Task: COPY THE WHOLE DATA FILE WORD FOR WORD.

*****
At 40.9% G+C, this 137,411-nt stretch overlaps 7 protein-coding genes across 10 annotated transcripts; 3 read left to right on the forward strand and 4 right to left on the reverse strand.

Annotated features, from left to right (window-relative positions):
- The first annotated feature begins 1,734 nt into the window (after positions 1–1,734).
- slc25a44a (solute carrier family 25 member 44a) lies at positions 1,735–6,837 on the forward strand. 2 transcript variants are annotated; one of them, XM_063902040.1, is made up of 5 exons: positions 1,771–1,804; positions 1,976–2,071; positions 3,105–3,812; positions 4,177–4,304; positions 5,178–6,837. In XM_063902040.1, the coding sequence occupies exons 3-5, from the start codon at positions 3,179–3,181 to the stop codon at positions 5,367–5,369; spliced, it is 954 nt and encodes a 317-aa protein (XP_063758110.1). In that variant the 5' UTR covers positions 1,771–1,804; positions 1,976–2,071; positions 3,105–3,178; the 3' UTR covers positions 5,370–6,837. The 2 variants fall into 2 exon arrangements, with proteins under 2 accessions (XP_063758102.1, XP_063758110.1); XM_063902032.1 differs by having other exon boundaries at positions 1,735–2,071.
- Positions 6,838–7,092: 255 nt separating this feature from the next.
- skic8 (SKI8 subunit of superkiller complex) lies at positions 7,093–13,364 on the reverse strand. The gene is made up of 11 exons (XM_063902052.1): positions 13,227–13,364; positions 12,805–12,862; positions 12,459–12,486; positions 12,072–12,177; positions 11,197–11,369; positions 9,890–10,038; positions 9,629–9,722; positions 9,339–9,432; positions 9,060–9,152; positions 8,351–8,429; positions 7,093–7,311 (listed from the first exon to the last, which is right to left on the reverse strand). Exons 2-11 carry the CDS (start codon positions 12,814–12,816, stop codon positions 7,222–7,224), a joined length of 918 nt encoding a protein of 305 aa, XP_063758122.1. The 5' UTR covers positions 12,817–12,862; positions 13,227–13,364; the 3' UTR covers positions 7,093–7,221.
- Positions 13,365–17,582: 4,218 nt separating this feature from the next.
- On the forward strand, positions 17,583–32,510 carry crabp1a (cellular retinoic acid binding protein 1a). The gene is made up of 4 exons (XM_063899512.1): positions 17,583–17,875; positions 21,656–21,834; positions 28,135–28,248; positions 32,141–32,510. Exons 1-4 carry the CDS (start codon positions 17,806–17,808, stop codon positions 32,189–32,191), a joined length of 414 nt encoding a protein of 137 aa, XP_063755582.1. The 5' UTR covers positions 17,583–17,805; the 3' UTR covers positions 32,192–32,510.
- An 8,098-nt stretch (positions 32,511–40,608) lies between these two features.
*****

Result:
At 40.9% G+C, this 137,411-nt stretch overlaps 7 protein-coding genes across 10 annotated transcripts; 3 read left to right on the forward strand and 4 right to left on the reverse strand.

Annotated features, from left to right (window-relative positions):
- The first annotated feature begins 1,734 nt into the window (after positions 1–1,734).
- slc25a44a (solute carrier family 25 member 44a) lies at positions 1,735–6,837 on the forward strand. 2 transcript variants are annotated; one of them, XM_063902040.1, is made up of 5 exons: positions 1,771–1,804; positions 1,976–2,071; positions 3,105–3,812; positions 4,177–4,304; positions 5,178–6,837. In XM_063902040.1, the coding sequence occupies exons 3-5, from the start codon at positions 3,179–3,181 to the stop codon at positions 5,367–5,369; spliced, it is 954 nt and encodes a 317-aa protein (XP_063758110.1). In that variant the 5' UTR covers positions 1,771–1,804; positions 1,976–2,071; positions 3,105–3,178; the 3' UTR covers positions 5,370–6,837. The 2 variants fall into 2 exon arrangements, with proteins under 2 accessions (XP_063758102.1, XP_063758110.1); XM_063902032.1 differs by having other exon boundaries at positions 1,735–2,071.
- Positions 6,838–7,092: 255 nt separating this feature from the next.
- skic8 (SKI8 subunit of superkiller complex) lies at positions 7,093–13,364 on the reverse strand. The gene is made up of 11 exons (XM_063902052.1): positions 13,227–13,364; positions 12,805–12,862; positions 12,459–12,486; positions 12,072–12,177; positions 11,197–11,369; positions 9,890–10,038; positions 9,629–9,722; positions 9,339–9,432; positions 9,060–9,152; positions 8,351–8,429; positions 7,093–7,311 (listed from the first exon to the last, which is right to left on the reverse strand). Exons 2-11 carry the CDS (start codon positions 12,814–12,816, stop codon positions 7,222–7,224), a joined length of 918 nt encoding a protein of 305 aa, XP_063758122.1. The 5' UTR covers positions 12,817–12,862; positions 13,227–13,364; the 3' UTR covers positions 7,093–7,221.
- Positions 13,365–17,582: 4,218 nt separating this feature from the next.
- On the forward strand, positions 17,583–32,510 carry crabp1a (cellular retinoic acid binding protein 1a). The gene is made up of 4 exons (XM_063899512.1): positions 17,583–17,875; positions 21,656–21,834; positions 28,135–28,248; positions 32,141–32,510. Exons 1-4 carry the CDS (start codon positions 17,806–17,808, stop codon positions 32,189–32,191), a joined length of 414 nt encoding a protein of 137 aa, XP_063755582.1. The 5' UTR covers positions 17,583–17,805; the 3' UTR covers positions 32,192–32,510.
- An 8,098-nt stretch (positions 32,511–40,608) lies between these two features.